Equipment: idle and busy states
While members use a machine, Fabman can distinguish between idle and busy states.
"Idle" usually means that the equipment is turned on but not performing any work. Examples include a laser cutter during job setup, a CNC router while the spindle is not running or a 3d printer that has just completed a print run.
"Busy" is the fully-operational state, eg. a laser cutter with active laser tube, a CNC router cutting through material or a 3d printer extruding filament.
Once you’ve set up busy/idle detection, you’ll be able to…
- … distinguish between busy and idle usage in the activity log:This gives you better insights into the utilization of your machines. It also allows you to bill your members differently for setup and usage times, if you want.
- … set different time periods before the equipment is turned off based on whether the equipment is busy or idle. This ensures maximum safety without interrupting members unnecessarily while they set up their work:
- … gives you additional configuration options like:
- automatically turning off the machine when it switches from busy to idle (useful for 3D printers) or
- preventing power-off while the equipment is busy (also useful for 3D printers and essential for some machines like water-jet cutters).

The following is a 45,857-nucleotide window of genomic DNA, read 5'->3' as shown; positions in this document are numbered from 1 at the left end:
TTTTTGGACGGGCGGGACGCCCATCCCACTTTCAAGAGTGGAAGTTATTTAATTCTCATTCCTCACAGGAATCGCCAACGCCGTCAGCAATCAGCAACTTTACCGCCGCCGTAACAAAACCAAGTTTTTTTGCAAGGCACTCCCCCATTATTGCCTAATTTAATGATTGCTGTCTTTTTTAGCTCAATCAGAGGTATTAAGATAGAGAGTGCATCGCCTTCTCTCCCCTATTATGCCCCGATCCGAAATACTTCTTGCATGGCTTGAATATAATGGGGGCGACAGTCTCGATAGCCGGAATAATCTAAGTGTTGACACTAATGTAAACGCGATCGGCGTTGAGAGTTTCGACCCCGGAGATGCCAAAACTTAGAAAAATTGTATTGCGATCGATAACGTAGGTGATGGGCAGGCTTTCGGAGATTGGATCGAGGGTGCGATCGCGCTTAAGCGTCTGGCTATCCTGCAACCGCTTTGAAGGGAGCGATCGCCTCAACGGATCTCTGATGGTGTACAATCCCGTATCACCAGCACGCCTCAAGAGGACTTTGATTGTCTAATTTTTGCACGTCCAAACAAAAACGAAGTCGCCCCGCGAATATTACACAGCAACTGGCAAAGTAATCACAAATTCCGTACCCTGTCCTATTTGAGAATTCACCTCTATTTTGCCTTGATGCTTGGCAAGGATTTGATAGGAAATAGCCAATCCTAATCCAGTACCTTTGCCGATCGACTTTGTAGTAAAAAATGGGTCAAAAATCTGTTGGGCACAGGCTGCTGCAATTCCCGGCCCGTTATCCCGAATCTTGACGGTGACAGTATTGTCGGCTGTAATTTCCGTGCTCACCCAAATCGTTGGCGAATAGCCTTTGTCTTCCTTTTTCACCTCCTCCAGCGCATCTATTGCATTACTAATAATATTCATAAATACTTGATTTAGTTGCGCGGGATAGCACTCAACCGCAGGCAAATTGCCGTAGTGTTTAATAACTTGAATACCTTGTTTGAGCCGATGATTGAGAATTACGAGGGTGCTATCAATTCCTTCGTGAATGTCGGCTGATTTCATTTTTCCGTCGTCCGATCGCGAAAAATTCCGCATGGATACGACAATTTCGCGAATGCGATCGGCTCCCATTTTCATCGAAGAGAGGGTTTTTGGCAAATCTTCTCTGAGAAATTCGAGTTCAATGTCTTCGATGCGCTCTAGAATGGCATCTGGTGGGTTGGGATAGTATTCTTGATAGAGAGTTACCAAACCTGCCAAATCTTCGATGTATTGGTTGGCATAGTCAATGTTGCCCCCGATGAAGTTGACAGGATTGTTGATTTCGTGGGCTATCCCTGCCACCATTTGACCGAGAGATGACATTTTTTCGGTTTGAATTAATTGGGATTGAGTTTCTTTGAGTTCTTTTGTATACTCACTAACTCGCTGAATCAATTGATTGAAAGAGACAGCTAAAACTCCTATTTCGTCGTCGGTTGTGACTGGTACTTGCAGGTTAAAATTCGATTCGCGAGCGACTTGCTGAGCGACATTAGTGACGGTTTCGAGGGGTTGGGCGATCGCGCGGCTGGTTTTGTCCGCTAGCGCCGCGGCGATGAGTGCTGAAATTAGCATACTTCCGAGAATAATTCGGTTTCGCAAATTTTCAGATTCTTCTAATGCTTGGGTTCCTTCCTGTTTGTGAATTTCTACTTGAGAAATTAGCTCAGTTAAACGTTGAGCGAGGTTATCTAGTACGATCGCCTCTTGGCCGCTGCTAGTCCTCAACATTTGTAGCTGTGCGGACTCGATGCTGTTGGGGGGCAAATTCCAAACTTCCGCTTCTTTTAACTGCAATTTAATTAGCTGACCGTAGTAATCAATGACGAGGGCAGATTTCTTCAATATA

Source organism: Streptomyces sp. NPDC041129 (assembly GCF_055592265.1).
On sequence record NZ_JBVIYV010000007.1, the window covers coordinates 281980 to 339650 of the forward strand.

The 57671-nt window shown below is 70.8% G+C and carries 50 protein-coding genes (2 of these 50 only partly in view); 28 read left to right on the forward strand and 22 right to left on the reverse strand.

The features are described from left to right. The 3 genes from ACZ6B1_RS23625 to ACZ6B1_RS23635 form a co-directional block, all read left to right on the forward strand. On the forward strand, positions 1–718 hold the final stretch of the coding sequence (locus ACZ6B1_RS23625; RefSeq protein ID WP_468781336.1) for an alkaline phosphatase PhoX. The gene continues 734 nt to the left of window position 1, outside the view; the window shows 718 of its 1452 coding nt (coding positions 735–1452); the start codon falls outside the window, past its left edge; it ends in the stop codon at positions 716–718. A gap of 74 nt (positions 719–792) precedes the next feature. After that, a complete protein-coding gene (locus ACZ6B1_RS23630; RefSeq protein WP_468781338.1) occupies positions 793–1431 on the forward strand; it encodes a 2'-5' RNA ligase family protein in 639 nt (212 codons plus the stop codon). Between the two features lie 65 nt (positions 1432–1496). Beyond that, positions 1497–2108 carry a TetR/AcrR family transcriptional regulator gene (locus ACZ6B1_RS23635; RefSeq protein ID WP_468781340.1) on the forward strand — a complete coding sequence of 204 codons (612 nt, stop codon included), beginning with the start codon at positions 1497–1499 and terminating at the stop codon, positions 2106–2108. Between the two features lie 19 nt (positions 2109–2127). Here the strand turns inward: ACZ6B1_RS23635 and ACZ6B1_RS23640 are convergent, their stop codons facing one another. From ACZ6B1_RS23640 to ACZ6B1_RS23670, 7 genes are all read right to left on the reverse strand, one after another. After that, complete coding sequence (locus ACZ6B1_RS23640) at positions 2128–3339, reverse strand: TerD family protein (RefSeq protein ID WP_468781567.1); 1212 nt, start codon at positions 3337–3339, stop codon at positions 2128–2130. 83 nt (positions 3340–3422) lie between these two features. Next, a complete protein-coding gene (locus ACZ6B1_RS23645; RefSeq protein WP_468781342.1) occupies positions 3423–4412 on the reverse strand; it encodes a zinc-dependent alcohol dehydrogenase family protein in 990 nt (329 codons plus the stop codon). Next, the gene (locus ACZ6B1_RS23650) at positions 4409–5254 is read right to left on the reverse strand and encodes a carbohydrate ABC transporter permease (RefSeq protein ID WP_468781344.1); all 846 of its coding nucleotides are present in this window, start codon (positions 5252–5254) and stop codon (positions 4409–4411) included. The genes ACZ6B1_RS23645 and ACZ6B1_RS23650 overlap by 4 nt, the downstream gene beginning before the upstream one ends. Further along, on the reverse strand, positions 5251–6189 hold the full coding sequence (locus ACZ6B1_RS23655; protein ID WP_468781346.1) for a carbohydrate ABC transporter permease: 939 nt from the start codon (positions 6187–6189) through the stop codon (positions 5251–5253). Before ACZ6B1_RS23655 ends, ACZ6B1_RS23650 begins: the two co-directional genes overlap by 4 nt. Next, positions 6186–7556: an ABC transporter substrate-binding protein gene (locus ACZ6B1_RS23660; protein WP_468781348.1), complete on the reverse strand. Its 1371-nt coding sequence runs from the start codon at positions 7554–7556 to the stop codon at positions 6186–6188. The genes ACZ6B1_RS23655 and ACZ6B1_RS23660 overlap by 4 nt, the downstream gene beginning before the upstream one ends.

How to set it up
To let Fabman know whether the equipment is currently busy or idle, you can configure one of the bridge’s inputs to "machine status":
Then connect you equipment to the bridge’s corresponding input pins – see the bridge schematics for examples.
Alternatively, you can use the bridge’s built-in power monitor (for V2 bridges) instead of a status input to detect whether the equipment is idle:
Caution: Using the power monitor for busy/idle detection works only for equipment with a clear increase in power consumption when busy. Some examples:
- It works well for some 3D printers with heated beds or printing chambers since the power consumption for heating the bed while printing is often a large fraction of total power consumption.
- It doesn’t work at all for laser cutters since the laser tube requires relatively little power compared to the rest of the system (actuators, controller, …). It’s usually not possible to find a clear threshold between idle and busy states for these machines.